SOP 2018

Self-organized patterns on complex networks and the brain

26 September 2018

A satellite workshop of the
2018 Conference on Complex Systems



Dynamical processes on complex networks have generated widespread interest in recent years because of their interdisciplinary applications to a large plethora of problems, ranging from physics and chemistry to biology and social science. Macroscopic self-organized structures can spontaneously emerge from a set of microscopic interacting constituents, an intrinsic ability of the examined systems that proves particularly attractive when the dynamics takes place on a complex network. The topology of the hosting networks plays a crucial role in seeding and shaping collective patterns, an observation, which is nowadays accepted as a paradigm in the realm of complex systems. While synchronization problems on networks have a long history, more "exotic patterns", such as Turing patterns, bump states and chimera states have been addressed only recently for dynamical systems on graphs. A rapidly developing field of special interest for dynamical networks is network neuroscience. Modern network neuroscience treats the brain as a complex network that supports --among other functions-- the processing and integration of information. Therefore, we need to understand how the interplay between dynamics of single neurons or population of neurons and structure leads to self-organized patterns of collective behavior. For this purpose traditional dynamical models (Kuramoto, FitzHugh-Nagumo, Hopf normal form etc.) with different dynamical behavior (oscillatory, excitable, etc.) are employed on complex networks representing functional or structural connections in the brain and the emergence of self-organized patterns associated to the states of the brain is analyzed.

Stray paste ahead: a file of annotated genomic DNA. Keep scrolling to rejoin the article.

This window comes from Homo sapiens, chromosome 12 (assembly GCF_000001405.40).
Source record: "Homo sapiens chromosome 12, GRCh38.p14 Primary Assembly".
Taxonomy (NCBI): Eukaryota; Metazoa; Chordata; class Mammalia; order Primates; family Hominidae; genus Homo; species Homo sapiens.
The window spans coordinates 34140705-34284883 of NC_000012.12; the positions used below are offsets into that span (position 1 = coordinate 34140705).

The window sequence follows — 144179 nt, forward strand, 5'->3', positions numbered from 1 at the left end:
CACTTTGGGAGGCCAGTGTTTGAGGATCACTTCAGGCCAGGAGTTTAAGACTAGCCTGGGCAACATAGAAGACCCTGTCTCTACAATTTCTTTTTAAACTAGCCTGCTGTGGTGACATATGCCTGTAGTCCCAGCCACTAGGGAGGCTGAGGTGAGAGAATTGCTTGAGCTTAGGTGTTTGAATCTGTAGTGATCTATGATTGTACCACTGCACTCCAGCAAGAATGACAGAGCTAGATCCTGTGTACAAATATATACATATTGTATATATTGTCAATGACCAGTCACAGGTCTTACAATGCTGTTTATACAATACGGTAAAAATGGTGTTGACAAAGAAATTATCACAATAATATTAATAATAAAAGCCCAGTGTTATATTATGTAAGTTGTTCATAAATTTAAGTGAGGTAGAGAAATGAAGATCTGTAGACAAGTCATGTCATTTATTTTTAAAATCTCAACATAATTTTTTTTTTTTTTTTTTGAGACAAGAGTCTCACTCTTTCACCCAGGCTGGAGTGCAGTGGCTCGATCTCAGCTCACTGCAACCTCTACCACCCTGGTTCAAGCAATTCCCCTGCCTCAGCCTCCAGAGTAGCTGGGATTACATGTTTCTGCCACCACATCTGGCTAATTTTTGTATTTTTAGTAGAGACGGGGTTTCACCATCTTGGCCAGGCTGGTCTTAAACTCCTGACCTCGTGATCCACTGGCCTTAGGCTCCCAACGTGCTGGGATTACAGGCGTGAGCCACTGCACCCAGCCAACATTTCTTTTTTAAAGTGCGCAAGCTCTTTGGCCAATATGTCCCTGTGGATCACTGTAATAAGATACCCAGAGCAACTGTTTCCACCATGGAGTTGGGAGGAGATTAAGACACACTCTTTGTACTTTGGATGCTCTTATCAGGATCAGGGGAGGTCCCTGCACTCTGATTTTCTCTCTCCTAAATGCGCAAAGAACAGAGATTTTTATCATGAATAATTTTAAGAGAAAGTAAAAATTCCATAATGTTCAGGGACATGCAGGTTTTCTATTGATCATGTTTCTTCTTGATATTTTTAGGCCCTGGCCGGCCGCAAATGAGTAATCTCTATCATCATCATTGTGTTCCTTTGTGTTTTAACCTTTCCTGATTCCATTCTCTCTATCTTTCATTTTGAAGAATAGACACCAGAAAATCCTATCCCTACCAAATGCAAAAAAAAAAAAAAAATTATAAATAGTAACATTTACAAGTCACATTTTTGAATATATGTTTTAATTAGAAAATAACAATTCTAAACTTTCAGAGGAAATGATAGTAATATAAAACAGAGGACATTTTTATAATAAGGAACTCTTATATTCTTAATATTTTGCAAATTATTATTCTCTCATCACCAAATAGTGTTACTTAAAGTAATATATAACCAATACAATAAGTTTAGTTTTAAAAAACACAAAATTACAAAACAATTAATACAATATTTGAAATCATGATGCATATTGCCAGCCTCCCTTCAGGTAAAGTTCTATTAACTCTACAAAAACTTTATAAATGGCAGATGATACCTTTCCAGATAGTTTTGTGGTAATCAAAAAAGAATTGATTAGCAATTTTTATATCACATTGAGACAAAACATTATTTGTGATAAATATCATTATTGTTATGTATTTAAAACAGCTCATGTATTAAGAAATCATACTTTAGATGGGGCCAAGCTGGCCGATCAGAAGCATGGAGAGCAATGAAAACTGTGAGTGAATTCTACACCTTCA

The main goals of the workshop are:

  1. To gather together researchers of the field in order to discuss on the currently available families of models, their respective domain of applications, the corresponding set of emergent behaviors and the possible impact of different networks topologies (simplex, multiplex, multigraphs, modular networks, hierarchical networks, etc.).
  2. To debate on the main challenges to be addressed within the field for years to come, both in theory and applications.
  3. To examine models validation with real data sets and analyze those stylized facts, which can be adequately reproduced.
  4. To foster research by exchanging knowledge on methods for abstract models targeted to the set of emergent phenomena.


Keynote speakers

  • Albert Diaz-Guilera, UBICS, Department of condensed matter physics, University of Barcelona, Spain. ()
    Remote synchronization in populations of Kuramoto oscillators

    Populations of identical Kuramoto oscillators are known to synchronize in a connected network. In a previous work we introduced a frustration parameter in a population of identical oscilaltors that produces remote synchonization in units that are not connected but are related through some type of symmetry in the network topology. Here we present new results on the application of this principle to local perturbations of the frustration parameter that induce additional patterns of synchrony in the system.
  • Meysam Hashemi Institut de Neuroscience des Systèmes - Aix-Marseille Université, Faculté de Médecine de la Timone, Marseille, France (Abstract)